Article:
Throughout most of the movie, Nicholas’s face is shadowed. He is often backlit, which evokes the idea of Plato’s cave in which the light comes from behind the people so that all they see are shadows—including their own shadows. Nicholas, for all his wealth and power, lives a life in the shadows, populated by the shadows of his own past, particularly his father’s death. But once Nicholas makes it out of the wasteland and sits on a bench on a busy street in the unnamed town in Mexico where he finds himself, the light shines full on his face for the first time. And it is not the face of the privileged corporate executive any more, but the face of the man who has seen hell and his own soul (perhaps the same thing?).

            Many scenes show us Nicholas framed by doorways or windows. Film is the perfect medium for what Evans Lansing Smith calls “a visual vocabulary of passageways to the underworld” that includes doors and windows. The visual vocabulary of “The Game” tells us that Nicholas is a man on the threshold of a major life change. The repeated use of this vocabulary also establishes a consonance of imagery that helps tie the different scenes of the film together. As Michael Conforti puts it, the deliberate repetition of archetypal images in a film “takes all the disparate threads and parts and combines them into a richly textured, coherent tapestry.” Although the person watching may not always know, consciously, what is happening during the course of the movie, the visual vocabulary helps to orient the viewer.

            The film also pays careful attention to color. Nicholas’s home is almost entirely without color; it is all blacks, whites, and neutral tones of grey and brown, until Hermes’ merry pranksters break in and paint the walls with day-glow colors. His office and club are furnished in rich browns and dull yellows that evoke conservative values. Yet whenever Christine or Elizabeth is around, the color of passion shows up—in the cherry-red bra Christine flashes or the neon sign beyond her on the street, or Elizabeth’s rich burgundy brocade maternity dress. Ilsa, Christine, and Elizabeth often have flowers next to them in the shot. Christine’s and Elizabeth’s are yellow or red, but Ilsa’s flowers are white, as befits the crone aspect of the Goddess. The women are also often posed next to a lamp, for they hold the light for the hero on his night-time journey.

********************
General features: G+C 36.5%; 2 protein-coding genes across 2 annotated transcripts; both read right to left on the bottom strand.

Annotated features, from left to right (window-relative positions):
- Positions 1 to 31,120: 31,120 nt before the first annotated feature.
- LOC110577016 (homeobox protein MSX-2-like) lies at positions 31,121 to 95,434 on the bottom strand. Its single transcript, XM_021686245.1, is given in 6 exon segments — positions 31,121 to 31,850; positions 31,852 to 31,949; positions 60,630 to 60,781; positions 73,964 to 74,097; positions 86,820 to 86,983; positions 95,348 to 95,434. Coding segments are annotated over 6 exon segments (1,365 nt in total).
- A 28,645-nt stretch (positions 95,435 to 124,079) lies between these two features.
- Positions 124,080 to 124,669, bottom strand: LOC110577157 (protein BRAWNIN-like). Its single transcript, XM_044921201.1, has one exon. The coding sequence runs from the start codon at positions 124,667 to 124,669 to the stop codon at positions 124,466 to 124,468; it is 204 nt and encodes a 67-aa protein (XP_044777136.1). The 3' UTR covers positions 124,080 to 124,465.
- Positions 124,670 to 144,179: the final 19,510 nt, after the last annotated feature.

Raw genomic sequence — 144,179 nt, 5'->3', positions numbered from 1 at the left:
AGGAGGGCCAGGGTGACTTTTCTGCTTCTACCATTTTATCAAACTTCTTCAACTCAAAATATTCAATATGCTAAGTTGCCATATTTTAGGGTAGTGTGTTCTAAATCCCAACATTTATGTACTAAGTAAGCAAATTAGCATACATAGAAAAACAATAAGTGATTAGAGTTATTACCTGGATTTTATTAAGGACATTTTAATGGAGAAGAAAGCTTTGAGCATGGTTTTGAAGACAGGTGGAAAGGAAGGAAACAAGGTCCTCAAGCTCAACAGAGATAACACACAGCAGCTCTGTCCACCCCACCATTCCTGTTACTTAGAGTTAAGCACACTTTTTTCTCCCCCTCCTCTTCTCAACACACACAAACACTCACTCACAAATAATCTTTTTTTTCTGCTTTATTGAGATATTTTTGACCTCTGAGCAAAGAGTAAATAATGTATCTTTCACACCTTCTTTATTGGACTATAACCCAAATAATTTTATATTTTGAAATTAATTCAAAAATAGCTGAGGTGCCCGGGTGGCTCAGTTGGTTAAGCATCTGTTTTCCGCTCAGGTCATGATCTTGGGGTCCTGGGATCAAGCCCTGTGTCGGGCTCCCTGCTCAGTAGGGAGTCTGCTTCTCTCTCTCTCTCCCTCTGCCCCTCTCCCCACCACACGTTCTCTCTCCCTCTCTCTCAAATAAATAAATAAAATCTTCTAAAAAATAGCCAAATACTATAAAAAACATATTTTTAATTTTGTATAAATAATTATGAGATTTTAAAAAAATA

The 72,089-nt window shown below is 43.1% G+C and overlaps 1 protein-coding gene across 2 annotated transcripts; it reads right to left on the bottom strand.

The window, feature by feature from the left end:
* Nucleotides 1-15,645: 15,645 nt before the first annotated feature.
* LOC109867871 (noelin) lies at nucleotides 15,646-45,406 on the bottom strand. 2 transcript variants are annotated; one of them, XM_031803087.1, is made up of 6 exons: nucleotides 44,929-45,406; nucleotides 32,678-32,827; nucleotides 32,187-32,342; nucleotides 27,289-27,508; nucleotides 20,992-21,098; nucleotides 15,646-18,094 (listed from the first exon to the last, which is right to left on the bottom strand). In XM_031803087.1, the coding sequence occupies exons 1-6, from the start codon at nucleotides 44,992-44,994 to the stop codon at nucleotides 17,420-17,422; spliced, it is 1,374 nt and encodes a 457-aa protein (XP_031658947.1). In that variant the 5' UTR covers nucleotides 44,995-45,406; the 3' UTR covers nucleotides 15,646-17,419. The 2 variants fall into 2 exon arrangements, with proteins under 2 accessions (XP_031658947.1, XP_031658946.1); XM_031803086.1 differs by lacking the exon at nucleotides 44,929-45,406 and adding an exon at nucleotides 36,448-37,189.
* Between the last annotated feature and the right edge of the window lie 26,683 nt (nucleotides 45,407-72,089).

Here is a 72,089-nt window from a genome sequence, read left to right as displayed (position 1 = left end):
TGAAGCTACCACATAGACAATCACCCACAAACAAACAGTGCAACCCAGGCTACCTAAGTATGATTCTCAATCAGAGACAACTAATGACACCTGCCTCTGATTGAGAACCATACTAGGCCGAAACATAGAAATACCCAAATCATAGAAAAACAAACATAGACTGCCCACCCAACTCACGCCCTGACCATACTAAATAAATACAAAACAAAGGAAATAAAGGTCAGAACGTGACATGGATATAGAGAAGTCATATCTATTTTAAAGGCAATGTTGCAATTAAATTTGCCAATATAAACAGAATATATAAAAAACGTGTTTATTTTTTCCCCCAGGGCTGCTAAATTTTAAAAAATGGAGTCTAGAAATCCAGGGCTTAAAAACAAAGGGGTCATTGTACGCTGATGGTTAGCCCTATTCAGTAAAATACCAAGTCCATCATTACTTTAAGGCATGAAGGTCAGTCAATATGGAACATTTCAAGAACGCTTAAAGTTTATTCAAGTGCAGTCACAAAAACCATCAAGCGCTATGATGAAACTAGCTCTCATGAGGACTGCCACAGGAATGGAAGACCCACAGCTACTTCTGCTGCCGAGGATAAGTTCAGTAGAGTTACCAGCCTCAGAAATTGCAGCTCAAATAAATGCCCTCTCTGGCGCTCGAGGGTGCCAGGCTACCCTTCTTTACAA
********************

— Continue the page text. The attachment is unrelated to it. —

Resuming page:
After Nicholas makes it back to San Francisco, it is Elizabeth that he goes to for help. Their reunion occurs in a sunlit café; there are no shadows in this relationship any more. This is the Meeting with the Goddess where the hero must humble himself before the feminine and acknowledge his need for her. Elizabeth gives Nicholas boons (money and the keys to her car). Humbled, he says to her “You are the only person I can trust. I have been . . . thinking . . . the last couple of days.” The pause around the word lets us know that “thinking” is a huge understatement. Nicholas has finally looked at his life and seen it as it is, including what went wrong in his marriage. Smith observes that “revelation of the mysteries of marriage [is] disguised right in the center of the hero journey” And as every hero must do, Nicholas now atones for his past sins. He tells Elizabeth “I understand why you left me,” takes her hand, apologizes for “not being there” for her, and asks her forgiveness. She grants it with a kiss.

            Yet Nicholas still has a ghost to lay to rest. He is haunted by his father’s suicide, a memory he continually relives so that part of his soul remains stuck in the past. Smith writes that “a kind of ego death or personal sacrifice is prerequisite to the revelation and recovery of soul.” For Nicholas to recover the part of his soul that he lost when he watched his father die, he must experience a similar death. But his fall from the rooftop is actually an apotheosis, an upward fall into the light. He falls through the dome that represents heaven as part of his rebirth.

At the end, Nicholas has learned many lessons. He has recovered his soul and integrated his feminine aspects. He knows who he is, what he is capable of, and how to relate to others in a heartfelt way. But he also knows that everything is a game and nothing may be what it seems to be. When Christine invites him to go with her on another journey, he smiles because he no longer needs to feel in control or to hang on to the past. He no longer fears the chimeræ of his own imagination. Whatever life may be about to hand out to him, whatever it will mean to accompany Christine, he can handle it. He can play this game of life.